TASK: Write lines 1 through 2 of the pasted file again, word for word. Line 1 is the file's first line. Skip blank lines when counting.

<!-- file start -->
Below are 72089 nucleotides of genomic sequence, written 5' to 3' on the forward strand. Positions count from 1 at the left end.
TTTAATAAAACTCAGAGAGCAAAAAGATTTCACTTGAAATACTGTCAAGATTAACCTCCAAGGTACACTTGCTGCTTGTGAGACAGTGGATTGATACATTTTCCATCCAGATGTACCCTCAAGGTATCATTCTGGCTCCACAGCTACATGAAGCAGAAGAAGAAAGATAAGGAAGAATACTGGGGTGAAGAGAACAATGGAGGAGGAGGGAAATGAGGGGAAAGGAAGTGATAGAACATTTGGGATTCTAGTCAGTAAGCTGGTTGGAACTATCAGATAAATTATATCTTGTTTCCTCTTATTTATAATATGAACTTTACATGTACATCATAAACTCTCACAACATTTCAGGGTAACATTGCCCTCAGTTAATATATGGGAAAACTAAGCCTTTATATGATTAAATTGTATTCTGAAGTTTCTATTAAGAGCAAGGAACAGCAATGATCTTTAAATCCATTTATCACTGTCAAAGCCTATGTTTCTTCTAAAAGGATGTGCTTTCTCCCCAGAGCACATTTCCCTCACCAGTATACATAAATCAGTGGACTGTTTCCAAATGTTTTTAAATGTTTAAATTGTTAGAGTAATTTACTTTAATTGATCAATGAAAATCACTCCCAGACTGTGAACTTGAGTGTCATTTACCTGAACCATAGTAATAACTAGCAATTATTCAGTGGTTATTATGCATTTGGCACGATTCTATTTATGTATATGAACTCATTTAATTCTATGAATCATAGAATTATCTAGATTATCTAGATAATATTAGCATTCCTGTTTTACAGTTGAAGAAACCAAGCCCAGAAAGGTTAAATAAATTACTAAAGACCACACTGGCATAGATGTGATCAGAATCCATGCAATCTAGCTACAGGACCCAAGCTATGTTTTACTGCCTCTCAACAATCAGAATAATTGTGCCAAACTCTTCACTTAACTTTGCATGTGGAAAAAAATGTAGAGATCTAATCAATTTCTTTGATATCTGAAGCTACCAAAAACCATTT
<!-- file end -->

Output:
Below are 72089 nucleotides of genomic sequence, written 5' to 3' on the forward strand. Positions count from 1 at the left end.
TTTAATAAAACTCAGAGAGCAAAAAGATTTCACTTGAAATACTGTCAAGATTAACCTCCAAGGTACACTTGCTGCTTGTGAGACAGTGGATTGATACATTTTCCATCCAGATGTACCCTCAAGGTATCATTCTGGCTCCACAGCTACATGAAGCAGAAGAAGAAAGATAAGGAAGAATACTGGGGTGAAGAGAACAATGGAGGAGGAGGGAAATGAGGGGAAAGGAAGTGATAGAACATTTGGGATTCTAGTCAGTAAGCTGGTTGGAACTATCAGATAAATTATATCTTGTTTCCTCTTATTTATAATATGAACTTTACATGTACATCATAAACTCTCACAACATTTCAGGGTAACATTGCCCTCAGTTAATATATGGGAAAACTAAGCCTTTATATGATTAAATTGTATTCTGAAGTTTCTATTAAGAGCAAGGAACAGCAATGATCTTTAAATCCATTTATCACTGTCAAAGCCTATGTTTCTTCTAAAAGGATGTGCTTTCTCCCCAGAGCACATTTCCCTCACCAGTATACATAAATCAGTGGACTGTTTCCAAATGTTTTTAAATGTTTAAATTGTTAGAGTAATTTACTTTAATTGATCAATGAAAATCACTCCCAGACTGTGAACTTGAGTGTCATTTACCTGAACCATAGTAATAACTAGCAATTATTCAGTGGTTATTATGCATTTGGCACGATTCTATTTATGTATATGAACTCATTTAATTCTATGAATCATAGAATTATCTAGATTATCTAGATAATATTAGCATTCCTGTTTTACAGTTGAAGAAACCAAGCCCAGAAAGGTTAAATAAATTACTAAAGACCACACTGGCATAGATGTGATCAGAATCCATGCAATCTAGCTACAGGACCCAAGCTATGTTTTACTGCCTCTCAACAATCAGAATAATTGTGCCAAACTCTTCACTTAACTTTGCATGTGGAAAAAAATGTAGAGATCTAATCAATTTCTTTGATATCTGAAGCTACCAAAAACCATTT